Ancient gemstones discovered in the drains of Roman baths, archaeologists say

Millions of Brits are estimated to have lost jewelry down drain pipes, amounting to over $1 billion in losses, according to a 2015 survey.

It turns out, their Roman forebears had the same habit of misplacing valuables down drains, according to new archaeological findings.

Over 30 artfully engraved gemstones have been discovered in the drains of a 2,000-year-old Roman bath in Carlisle, England, according to the BBC.

The small stones likely fell out of rings worn by bathers and wound up trapped in the ductwork, the outlet reported.

“They were set with a vegetable glue and in the hot and sweaty bath house they fell out of the ring settings,” Frank Giecco, an ancient Roman expert and head of the excavation project, told the BBC.

All of the unearthed gemstones, which vary in size and color, are shown here.
All of the unearthed gemstones, which vary in size and color, are shown here.

The degree of craftsmanship associated with the stones, some of which were amethyst and jasper, indicated they were high-priced items that their owners likely sorely missed, according to The Guardian.

“You don’t find such gems on low-status Roman sites,” Giecco told the outlet. “So they’re not something that would have been worn by the poor.”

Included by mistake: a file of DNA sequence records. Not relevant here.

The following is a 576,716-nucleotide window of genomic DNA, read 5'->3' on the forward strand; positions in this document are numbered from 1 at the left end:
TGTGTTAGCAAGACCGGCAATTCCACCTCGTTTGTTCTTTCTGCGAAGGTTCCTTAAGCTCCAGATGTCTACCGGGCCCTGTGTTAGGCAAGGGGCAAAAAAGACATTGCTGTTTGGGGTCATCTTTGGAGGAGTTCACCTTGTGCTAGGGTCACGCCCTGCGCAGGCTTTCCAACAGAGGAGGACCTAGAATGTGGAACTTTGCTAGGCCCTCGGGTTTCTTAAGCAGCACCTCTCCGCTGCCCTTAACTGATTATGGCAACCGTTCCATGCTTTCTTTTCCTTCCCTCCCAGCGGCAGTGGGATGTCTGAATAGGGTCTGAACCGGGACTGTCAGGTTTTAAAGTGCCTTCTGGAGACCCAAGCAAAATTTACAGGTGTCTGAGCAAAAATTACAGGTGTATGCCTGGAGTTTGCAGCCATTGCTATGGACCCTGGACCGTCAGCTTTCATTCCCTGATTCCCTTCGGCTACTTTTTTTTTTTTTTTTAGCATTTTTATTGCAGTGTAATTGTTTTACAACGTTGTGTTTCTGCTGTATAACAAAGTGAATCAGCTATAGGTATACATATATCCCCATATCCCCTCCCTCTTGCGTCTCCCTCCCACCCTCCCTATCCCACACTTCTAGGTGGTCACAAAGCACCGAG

Mesopotamians likely first wore these types of gemstone rings, known as intaglios, about 5,000 years ago, according to ArtNews. Because of their unique engravings, which occasionally depicted portraits of philosophers, they were used to “sign” documents.

The bathhouse itself was initially discovered in 2017, according to the Tullie House Museum in Carlisle. Its remains were found inside a large Roman fort attached to Hadrian’s Wall, the northernmost point of the expansive Roman Empire.

Among some of the other artifacts unearthed at the site were bone hair pins, pottery and gaming pieces, the museum’s website states.

The museum will eventually display the gemstones for visitors to see, according to the BBC.

Researchers associated with the excavation did not immediately respond to a request for comment from McClatchy News on Feb. 1.

Carlisle is about 100 miles south of Edinburgh, Scotland.

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